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I'm working on the current branch of a game composed of several files. I have created a fileset so I can open all those files at once. The GNU Emacs manual says:

Normally, a fileset is a simple list of files, but you can also define a fileset as a regular expression matching file names.

However, no way to enter a regular expression to add files to a fileset is provided in the manual (filesets-add-buffer only allows you to add the file you are currently visiting).

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  • The manual says explicitly: "edit the list of filesets directly, with M-x filesets-edit (or by choosing Edit Filesets from the Filesets menu). The editing is performed in a Customize buffer (*note Easy Customization::). Normally, a fileset is a simple list of files, but you can also define a fileset as a regular expression matching file names." In the Customize buffer for option filesets-data, click the Value Menu for a given entry and choose Pattern. – Drew May 21 '17 at 23:32
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After calling the function filesets-init, either interactively via M-: (filesets-init) RET or in your user-init-file as (filesets-init), you can invoke the command M-x filesets-edit RET to edit the user option filesets-data using the Customize interface.

This is the only interactive means of customising filesets I can see in the source. Alternatively, you could manually set/edit filesets-data in your user-init-file.

As per Drew's suggestion, here is the docstring for filesets-data, the main customisation entry-point for filesets:

Fileset definitions.

A fileset is either a list of files, a file pattern, a base directory
and a search pattern (for files), or a base file.  Changes to this
variable will take effect after rebuilding the menu.

Caveat: Fileset names have to be unique.

Example definition:
 '(("My Wiki"
    (:ingroup "~/Etc/My-Wiki/WikiContents"))
   ("My Homepage"
    (:pattern "~/public_html/" "^.+\\\\.html$")
    (:open filesets-find-file))
   ("User Configuration"
    (:files "~/.xinitrc"
            "~/.bashrc"
            "~/.bash_profile"))
   ("HOME"
    (:tree "~" "^[^.].*[^~]$")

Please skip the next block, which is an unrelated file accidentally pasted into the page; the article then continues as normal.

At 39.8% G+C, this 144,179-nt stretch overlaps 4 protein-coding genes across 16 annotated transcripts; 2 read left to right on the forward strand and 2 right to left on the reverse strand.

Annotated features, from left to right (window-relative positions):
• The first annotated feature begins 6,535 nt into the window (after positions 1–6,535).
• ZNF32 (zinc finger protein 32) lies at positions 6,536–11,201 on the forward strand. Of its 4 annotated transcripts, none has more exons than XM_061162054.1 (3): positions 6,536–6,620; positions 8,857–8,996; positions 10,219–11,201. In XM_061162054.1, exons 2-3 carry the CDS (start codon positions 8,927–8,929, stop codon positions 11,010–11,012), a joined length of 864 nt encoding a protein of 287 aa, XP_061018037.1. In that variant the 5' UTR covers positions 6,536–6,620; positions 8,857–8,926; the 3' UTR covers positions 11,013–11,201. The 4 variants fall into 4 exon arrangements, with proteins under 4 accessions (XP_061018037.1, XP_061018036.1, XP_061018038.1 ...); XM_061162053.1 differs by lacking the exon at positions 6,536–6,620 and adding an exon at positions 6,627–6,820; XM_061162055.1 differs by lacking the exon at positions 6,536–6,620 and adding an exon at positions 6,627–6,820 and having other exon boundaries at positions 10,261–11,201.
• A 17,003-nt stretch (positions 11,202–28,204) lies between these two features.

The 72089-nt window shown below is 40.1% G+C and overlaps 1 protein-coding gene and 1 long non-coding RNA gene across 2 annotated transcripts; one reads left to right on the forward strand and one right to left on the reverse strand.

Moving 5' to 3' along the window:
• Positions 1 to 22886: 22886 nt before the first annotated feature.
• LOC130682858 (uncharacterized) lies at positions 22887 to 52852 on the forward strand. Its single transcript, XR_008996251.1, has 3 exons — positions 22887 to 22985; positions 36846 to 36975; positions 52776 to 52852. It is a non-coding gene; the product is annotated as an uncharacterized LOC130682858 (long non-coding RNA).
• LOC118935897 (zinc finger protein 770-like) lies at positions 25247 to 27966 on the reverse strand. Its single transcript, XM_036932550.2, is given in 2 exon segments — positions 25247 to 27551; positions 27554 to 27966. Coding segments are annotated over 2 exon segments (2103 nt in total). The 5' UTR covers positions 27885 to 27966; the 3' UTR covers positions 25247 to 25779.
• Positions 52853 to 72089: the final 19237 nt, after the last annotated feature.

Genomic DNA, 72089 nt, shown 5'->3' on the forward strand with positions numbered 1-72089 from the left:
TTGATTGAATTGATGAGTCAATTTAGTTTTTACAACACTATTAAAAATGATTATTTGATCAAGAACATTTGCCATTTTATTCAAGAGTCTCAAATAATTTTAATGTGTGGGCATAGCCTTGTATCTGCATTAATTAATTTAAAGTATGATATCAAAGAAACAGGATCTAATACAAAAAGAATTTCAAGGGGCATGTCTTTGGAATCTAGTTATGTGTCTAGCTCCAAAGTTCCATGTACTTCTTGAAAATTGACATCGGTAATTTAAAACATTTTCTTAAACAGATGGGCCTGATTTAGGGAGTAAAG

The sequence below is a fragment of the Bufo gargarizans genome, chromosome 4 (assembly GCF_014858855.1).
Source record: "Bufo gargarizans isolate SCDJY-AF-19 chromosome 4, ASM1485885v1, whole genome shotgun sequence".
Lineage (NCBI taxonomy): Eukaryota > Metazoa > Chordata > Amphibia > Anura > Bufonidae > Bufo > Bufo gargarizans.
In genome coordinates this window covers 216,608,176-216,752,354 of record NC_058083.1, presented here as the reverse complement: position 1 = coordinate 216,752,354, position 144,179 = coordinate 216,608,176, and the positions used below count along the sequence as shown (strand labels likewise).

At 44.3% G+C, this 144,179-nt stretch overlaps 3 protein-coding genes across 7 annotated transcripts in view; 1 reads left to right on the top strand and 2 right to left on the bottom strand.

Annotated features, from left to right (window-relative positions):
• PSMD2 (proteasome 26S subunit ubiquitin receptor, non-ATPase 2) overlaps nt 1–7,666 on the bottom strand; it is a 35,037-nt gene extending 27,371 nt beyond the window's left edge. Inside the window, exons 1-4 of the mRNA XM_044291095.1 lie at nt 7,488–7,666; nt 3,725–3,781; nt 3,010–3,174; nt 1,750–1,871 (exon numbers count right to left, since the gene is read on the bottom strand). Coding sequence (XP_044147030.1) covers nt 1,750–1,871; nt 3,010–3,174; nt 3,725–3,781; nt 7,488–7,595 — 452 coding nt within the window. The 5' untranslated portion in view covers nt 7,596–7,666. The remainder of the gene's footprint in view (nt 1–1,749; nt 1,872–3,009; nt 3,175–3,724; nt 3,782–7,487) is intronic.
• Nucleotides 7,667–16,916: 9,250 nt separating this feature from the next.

(:filter-dirs-flag t)))

`filesets-data' is a list of (NAME-AS-STRING . DEFINITION), DEFINITION
being an association list with the fields:

:files FILE-1 .. FILE-N ... a list of files belonging to a fileset

:ingroup FILE-NAME ... an inclusion group's base file.

:tree ROOT-DIR PATTERN ... a base directory and a file pattern

:pattern DIR PATTERN ... a base directory and a regexp matching
                         files in that directory.  Usually,
                         PATTERN has the form `^REGEXP$'.  Unlike
                         :tree, this form does not descend
                         recursively into subdirectories.

:filter-dirs-flag BOOLEAN ... is only used in conjunction with :tree.

:tree-max-level INTEGER ... recurse into directories this many levels
(see `filesets-tree-max-level' for a full explanation)

:dormant-flag BOOLEAN ... non-nil means don't show this item in the
menu; dormant filesets can still be manipulated via commands available
from the minibuffer -- e.g. `filesets-open', `filesets-close', or
`filesets-run-cmd'

:dormant-p FUNCTION ... a function returning :dormant-flag

:open FUNCTION ... the function used to open file belonging to this
fileset.  The function takes a file name as argument

:save FUNCTION ... the function used to save file belonging to this
fileset; it takes no arguments, but works on the current buffer.

Either :files, :pattern, :tree, or :ingroup must be supplied.  :files
overrules :tree, :tree overrules :pattern, :pattern overrules :ingroup,
i.e. these tags are mutually exclusive.  The fields :open and :save are
optional.

In conjunction with the :tree tag, :save is void.  :open refers to the
function used for opening files in a directory, not for opening the
directory.  For browsing directories, `filesets-browse-dir-function' is used.

Before using :ingroup, make sure that the file type is already
defined in `filesets-ingroup-patterns'.
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  • +1. In sum, customize option filesets-data. And start by reading its doc string: C-h v filesets-data. (You might want to post that doc here.) – Drew May 21 '17 at 23:29

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